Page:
A previously unpublished and unknown bronze seal matrix of Saint George slaying the dragon has been discovered at the royal Château of Villers-Cotterêts in northern France.
This royal residence was built in 1528 by François I, who signed the famous decree of Villers-Cotterêts in August 1539 the edict that replaced Latin with French in all official acts of law and government. It is the oldest French law still in force in French courts today.
Archaeological excavations, led by archaeologists from the Inrap and Aisne archaeological service, began in the spring of 2020 near the royal residence and on the tennis court. A second search by Inrap in November 2020 concerned the courtyard of the Offices. Since January 2021, archaeologists have been monitoring the work in the house and examining structures in all buildings.
The seal was discovered in a coal pouch in a room in the north wing of the castle.
The seal matrix is circular with a pierced mount on the back from which the seal could be worn on a chain around the neck or tied to a belt. It is hollow engraved on the obverse with a mounted horseman in full plate armor. Under the legs of the rearing horse is a dragon. It is bordered with a beaded edge and inscribed “IP PRI/EUR / DEVILLERS / LESM / OINE”.
The inscription indicates the seal belonged to the prior of the Saint George Monastery in Villers-Les-Moines which was a half-mile stroll from the Chateau of Villers-Cotterêts. Very little is known about this priory, which makes the discovery of the prior’s seal even more historically significant.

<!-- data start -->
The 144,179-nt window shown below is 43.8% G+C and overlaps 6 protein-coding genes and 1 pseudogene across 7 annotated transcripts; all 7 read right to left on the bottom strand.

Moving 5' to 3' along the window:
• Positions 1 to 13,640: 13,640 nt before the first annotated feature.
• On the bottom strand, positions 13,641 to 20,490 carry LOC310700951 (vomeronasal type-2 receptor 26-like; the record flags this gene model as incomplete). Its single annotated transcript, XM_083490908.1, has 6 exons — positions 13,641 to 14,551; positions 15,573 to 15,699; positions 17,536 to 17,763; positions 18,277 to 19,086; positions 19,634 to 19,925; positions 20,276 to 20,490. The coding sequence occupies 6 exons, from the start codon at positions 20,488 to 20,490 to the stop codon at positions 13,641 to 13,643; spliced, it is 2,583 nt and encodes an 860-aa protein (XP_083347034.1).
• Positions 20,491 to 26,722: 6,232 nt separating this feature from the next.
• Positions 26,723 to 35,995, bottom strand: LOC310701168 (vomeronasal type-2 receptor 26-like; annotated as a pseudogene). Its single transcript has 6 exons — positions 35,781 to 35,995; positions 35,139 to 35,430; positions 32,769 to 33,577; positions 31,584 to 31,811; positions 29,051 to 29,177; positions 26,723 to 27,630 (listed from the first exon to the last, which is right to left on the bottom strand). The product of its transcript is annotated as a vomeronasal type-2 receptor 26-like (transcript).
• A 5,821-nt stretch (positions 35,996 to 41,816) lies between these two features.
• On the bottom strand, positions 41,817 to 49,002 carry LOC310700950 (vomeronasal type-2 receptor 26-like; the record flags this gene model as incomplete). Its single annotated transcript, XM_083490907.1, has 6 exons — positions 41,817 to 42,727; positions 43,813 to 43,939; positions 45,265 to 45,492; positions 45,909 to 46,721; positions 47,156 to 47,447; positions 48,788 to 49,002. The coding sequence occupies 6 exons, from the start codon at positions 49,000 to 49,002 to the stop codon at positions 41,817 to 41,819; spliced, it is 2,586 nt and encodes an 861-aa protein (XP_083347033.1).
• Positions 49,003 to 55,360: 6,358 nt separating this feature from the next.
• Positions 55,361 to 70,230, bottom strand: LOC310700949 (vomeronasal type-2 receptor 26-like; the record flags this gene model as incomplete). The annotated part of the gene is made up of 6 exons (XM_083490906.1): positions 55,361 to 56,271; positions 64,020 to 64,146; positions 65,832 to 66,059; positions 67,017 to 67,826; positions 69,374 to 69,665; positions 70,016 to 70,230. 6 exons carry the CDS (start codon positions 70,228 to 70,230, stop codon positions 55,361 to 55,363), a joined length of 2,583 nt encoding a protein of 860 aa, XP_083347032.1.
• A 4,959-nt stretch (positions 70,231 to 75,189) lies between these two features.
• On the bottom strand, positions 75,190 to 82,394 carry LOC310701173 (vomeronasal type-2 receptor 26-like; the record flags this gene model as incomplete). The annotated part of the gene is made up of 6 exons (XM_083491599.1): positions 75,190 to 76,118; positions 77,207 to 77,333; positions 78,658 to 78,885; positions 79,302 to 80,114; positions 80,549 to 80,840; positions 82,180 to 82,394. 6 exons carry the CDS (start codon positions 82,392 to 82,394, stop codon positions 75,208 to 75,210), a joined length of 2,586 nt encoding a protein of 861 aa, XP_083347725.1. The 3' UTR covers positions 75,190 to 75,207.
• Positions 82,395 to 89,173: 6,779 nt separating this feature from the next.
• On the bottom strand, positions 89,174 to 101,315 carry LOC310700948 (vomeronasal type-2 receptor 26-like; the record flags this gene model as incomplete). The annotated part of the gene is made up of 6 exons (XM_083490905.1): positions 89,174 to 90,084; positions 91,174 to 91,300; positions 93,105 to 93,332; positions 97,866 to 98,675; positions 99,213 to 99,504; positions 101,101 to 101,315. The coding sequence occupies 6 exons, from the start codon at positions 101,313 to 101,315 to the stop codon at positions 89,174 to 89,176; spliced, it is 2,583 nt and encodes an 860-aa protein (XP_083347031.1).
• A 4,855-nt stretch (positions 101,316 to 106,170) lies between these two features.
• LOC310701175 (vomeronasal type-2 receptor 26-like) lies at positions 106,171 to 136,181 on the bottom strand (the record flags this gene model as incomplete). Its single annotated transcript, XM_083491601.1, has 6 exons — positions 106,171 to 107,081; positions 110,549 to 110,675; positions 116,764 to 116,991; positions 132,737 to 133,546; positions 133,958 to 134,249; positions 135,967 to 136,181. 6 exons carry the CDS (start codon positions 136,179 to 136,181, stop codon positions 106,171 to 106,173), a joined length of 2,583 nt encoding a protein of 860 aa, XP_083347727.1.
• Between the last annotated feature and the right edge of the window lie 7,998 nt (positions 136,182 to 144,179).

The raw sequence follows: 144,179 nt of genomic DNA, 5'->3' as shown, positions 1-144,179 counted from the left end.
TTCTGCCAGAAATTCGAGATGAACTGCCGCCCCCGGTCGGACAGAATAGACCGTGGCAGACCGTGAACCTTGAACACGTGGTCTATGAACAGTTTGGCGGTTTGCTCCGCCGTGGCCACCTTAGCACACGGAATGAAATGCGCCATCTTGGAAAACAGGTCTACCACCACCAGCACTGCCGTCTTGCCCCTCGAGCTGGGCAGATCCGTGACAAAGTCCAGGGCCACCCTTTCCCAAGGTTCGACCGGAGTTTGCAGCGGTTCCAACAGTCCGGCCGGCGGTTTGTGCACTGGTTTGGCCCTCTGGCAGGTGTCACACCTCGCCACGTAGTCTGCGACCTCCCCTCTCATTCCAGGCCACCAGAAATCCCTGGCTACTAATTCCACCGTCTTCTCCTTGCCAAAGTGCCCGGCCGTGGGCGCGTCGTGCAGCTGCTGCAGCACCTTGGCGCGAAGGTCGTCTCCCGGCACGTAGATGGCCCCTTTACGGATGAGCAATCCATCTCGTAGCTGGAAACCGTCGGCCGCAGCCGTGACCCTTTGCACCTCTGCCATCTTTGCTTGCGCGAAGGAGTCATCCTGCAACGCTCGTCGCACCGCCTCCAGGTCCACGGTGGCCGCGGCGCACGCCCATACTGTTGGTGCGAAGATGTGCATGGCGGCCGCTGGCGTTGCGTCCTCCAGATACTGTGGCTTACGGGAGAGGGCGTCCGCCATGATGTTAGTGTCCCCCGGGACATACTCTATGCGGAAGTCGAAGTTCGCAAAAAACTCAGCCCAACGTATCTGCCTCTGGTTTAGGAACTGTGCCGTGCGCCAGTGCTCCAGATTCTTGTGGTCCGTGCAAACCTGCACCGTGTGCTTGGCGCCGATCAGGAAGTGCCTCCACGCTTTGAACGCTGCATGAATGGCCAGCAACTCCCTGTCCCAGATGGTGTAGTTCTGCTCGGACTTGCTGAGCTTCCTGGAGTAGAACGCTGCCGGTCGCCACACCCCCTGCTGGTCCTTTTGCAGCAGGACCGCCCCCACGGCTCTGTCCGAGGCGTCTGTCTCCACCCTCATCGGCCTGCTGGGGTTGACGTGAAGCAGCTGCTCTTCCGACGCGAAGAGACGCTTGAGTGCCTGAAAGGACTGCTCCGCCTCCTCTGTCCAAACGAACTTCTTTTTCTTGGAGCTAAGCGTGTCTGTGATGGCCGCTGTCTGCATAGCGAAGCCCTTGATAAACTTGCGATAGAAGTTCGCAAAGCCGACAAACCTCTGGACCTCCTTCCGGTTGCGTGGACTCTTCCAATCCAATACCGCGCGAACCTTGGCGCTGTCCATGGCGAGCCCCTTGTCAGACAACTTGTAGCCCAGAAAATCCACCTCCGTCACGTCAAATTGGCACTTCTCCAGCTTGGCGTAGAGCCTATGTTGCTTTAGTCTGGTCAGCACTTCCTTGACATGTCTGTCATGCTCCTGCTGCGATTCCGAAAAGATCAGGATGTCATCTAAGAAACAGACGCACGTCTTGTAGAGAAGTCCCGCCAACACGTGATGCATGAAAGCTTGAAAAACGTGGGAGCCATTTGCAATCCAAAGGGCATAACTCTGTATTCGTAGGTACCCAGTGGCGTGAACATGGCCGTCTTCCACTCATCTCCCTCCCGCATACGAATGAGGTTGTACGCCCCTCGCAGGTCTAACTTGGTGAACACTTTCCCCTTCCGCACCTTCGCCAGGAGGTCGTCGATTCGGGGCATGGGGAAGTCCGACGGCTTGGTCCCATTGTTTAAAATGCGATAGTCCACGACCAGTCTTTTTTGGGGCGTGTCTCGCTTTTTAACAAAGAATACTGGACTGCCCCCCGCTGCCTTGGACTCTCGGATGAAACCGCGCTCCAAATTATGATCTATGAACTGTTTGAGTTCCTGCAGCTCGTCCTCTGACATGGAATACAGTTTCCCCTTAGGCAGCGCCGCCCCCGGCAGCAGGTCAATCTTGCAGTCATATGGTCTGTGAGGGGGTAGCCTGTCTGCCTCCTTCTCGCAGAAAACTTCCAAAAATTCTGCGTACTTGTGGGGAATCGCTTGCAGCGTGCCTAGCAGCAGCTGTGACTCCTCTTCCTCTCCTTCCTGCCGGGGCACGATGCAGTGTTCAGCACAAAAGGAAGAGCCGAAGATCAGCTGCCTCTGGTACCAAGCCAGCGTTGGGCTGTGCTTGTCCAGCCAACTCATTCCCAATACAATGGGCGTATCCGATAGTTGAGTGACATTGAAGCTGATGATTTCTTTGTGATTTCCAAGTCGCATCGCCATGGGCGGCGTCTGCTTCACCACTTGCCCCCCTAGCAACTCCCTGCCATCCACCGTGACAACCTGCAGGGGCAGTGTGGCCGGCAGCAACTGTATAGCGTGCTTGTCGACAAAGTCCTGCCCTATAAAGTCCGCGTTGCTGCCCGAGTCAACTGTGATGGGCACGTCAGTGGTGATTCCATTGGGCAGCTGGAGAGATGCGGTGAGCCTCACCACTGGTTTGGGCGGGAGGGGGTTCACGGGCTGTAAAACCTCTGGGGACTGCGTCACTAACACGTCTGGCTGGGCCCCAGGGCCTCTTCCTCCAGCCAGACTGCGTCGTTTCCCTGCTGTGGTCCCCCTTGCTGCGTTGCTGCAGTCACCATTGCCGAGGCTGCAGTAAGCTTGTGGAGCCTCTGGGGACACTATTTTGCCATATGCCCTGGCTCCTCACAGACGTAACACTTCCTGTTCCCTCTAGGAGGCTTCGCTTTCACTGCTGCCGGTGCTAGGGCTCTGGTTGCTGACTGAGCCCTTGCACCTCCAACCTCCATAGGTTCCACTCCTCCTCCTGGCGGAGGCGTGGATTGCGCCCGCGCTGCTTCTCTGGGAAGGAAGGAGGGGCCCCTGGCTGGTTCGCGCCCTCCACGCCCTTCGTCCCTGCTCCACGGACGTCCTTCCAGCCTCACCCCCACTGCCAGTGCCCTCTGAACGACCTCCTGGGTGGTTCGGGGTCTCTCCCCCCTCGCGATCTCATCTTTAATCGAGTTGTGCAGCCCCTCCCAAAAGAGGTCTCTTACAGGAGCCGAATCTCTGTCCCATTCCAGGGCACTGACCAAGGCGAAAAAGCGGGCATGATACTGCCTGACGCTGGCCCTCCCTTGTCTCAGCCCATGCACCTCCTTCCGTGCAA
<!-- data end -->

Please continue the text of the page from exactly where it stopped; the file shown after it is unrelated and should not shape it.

Seal matrices were extremely important in the Middle Ages, the sole means of confirming the authenticity of a signature, and as such were customarily destroyed or buried with the owner after death. For one to be tossed in with the coals it was almost certainly lost by accident, perhaps by someone warming himself at a fireplace, and was inadvertently discarded with the ashes by staff.
In the Middle Ages, the only way to authenticate a document was a seal. Seal matrices were incredibly important in the Middle Ages, as they were the only way to verify the legitimacy of a signature. As a result, they were often destroyed or buried with the owner after death.
The owner of this seal probably lost it by accident, was inadvertently discarded with the ashes by staff.
This unexpected discovery demonstrates the contribution of archeology to the knowledge of history. After the fieldwork is completed, the scientists will be able to closely link archaeological, archival, and historical research, to investigate not only the archeology of the castle but also the relationship between the castle and its political-historical environment.
Cover Photo: Serge Le Maho / Inrap